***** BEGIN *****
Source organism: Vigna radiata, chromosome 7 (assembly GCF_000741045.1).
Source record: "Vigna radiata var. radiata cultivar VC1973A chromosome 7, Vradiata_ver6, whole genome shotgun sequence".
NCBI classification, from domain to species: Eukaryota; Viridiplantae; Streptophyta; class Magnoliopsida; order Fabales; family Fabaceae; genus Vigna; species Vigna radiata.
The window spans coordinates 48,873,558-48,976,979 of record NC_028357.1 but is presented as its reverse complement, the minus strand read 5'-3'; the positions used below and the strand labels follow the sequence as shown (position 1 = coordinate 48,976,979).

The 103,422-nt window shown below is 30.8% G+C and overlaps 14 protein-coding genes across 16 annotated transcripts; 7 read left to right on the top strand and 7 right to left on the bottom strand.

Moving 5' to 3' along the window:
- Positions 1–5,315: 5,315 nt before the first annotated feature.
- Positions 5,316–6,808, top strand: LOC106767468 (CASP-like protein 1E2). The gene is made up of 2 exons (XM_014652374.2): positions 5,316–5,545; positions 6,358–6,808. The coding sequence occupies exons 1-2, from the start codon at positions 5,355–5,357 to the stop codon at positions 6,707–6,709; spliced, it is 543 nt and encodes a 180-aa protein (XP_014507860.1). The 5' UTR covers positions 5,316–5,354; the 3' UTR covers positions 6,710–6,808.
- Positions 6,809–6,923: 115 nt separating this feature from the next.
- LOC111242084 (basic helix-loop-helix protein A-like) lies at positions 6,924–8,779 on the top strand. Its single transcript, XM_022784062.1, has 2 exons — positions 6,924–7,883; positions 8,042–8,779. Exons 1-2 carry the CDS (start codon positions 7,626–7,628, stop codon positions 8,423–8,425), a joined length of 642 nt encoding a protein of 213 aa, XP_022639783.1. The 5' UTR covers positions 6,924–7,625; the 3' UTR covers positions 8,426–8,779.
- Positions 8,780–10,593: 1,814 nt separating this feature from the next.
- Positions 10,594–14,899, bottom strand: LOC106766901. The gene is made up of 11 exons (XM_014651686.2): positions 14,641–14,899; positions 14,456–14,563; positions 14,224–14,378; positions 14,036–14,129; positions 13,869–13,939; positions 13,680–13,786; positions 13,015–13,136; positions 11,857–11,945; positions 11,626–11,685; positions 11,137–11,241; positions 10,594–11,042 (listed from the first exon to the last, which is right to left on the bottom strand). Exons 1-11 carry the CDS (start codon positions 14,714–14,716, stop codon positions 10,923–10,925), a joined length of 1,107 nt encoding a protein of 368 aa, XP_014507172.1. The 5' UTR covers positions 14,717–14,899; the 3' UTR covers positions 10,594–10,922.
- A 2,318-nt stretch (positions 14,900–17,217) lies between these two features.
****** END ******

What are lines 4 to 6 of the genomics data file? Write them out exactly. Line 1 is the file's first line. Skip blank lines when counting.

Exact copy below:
The window spans coordinates 48,873,558-48,976,979 of record NC_028357.1 but is presented as its reverse complement, the minus strand read 5'-3'; the positions used below and the strand labels follow the sequence as shown (position 1 = coordinate 48,976,979).

The 103,422-nt window shown below is 30.8% G+C and overlaps 14 protein-coding genes across 16 annotated transcripts; 7 read left to right on the top strand and 7 right to left on the bottom strand.

Moving 5' to 3' along the window: